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Epilepsy Res. 1991 Nov-Dec;10(2-3):183-90.

A comparative pharmacokinetic study of intravenous and intramuscular midazolam in patients with epilepsy.

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1
Clinical Pharmacy Unit, Northwick Park Hospital, Harrow, U.K.

Abstract

The pharmacokinetics of midazolam, a water soluble 1,4-benzodiazepine, has been studied in 12 patients (11 male, 1 female; age range 19-57 years) with epilepsy. All patients were taking hepatic enzyme inducing antiepileptic drugs (AEDs) on a regular basis. Midazolam (5 mg) was administered intravenously and 1 week later midazolam was administered intramuscularly, the dose used being dependent on the sedative response to the intravenous dose (10 mg, n = 2; 7 mg, n = 8; 5 mg, n = 2). Serial blood samples were collected at timed intervals for 5-7 h. After intravenous administration initial distribution was rapid with a mean half-life (t 1/2 alpha) of 0.06 +/- 0.03 h followed by a terminal half-life (t 1/2 beta or gamma) of 1.5 +/- 0.3 h. Volume of distribution was 0.62 +/- 0.27 l/kg. After intramuscular administration midazolam was rapidly absorbed with peak serum concentrations achieved at 25 +/- 23 min. Two patients showed delayed absorption. Mean terminal half-life was 2.8 +/- 1.7 h. The absolute bioavailability of intramuscular midazolam was calculated in 11 patients as 87 +/- 18%. Sedation was rapid (less than 1-2 min) but transient (7-75 min) after intravenous and slower (2-30 min) and for a longer period (20-120 min) after intramuscular administration. Since intravenous administration of AEDs including diazepam is not always feasible in status epilepticus there are obvious advantages in having an effective intramuscular formulation. Our data suggest that midazolam may be such a drug.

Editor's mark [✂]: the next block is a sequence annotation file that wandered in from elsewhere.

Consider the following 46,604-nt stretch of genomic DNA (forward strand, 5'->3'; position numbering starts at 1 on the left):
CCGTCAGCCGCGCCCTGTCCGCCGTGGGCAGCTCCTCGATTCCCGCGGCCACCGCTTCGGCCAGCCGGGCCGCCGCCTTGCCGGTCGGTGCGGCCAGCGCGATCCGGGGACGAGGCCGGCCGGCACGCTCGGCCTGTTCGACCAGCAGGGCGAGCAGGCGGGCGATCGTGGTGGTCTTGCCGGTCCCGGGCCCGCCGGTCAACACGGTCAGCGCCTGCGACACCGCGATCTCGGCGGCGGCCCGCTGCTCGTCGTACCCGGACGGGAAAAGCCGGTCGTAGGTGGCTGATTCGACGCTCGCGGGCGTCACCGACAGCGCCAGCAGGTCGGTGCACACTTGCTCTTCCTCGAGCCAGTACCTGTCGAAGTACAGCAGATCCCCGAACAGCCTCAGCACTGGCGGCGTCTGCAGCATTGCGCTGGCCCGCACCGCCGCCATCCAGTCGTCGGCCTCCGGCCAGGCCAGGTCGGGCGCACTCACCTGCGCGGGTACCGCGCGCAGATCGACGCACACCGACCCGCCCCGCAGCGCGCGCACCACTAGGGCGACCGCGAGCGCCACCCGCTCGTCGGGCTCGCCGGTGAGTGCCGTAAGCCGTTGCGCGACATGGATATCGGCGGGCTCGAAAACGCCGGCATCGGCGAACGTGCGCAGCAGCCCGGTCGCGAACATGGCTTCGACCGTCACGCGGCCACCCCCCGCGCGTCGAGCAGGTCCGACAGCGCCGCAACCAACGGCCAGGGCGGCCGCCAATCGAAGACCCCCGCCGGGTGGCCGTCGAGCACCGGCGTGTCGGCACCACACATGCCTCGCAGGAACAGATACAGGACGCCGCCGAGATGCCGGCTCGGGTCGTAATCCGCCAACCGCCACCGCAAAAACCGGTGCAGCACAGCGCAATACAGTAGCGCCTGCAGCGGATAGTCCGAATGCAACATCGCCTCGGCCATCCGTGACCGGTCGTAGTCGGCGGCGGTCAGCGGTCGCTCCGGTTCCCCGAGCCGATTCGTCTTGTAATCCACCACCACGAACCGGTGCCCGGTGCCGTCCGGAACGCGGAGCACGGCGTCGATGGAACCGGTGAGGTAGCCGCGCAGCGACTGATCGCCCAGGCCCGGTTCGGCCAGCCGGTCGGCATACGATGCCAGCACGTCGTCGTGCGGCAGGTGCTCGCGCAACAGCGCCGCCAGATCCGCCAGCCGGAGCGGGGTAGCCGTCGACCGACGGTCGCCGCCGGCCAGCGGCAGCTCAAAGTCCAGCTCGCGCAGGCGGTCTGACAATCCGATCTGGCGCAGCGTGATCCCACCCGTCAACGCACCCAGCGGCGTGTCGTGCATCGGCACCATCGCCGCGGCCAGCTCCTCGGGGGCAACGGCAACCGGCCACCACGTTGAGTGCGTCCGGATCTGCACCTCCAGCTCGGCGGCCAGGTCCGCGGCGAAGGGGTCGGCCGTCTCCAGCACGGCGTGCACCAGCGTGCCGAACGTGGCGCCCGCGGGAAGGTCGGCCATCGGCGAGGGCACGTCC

PMID:
1817958
[Indexed for MEDLINE]

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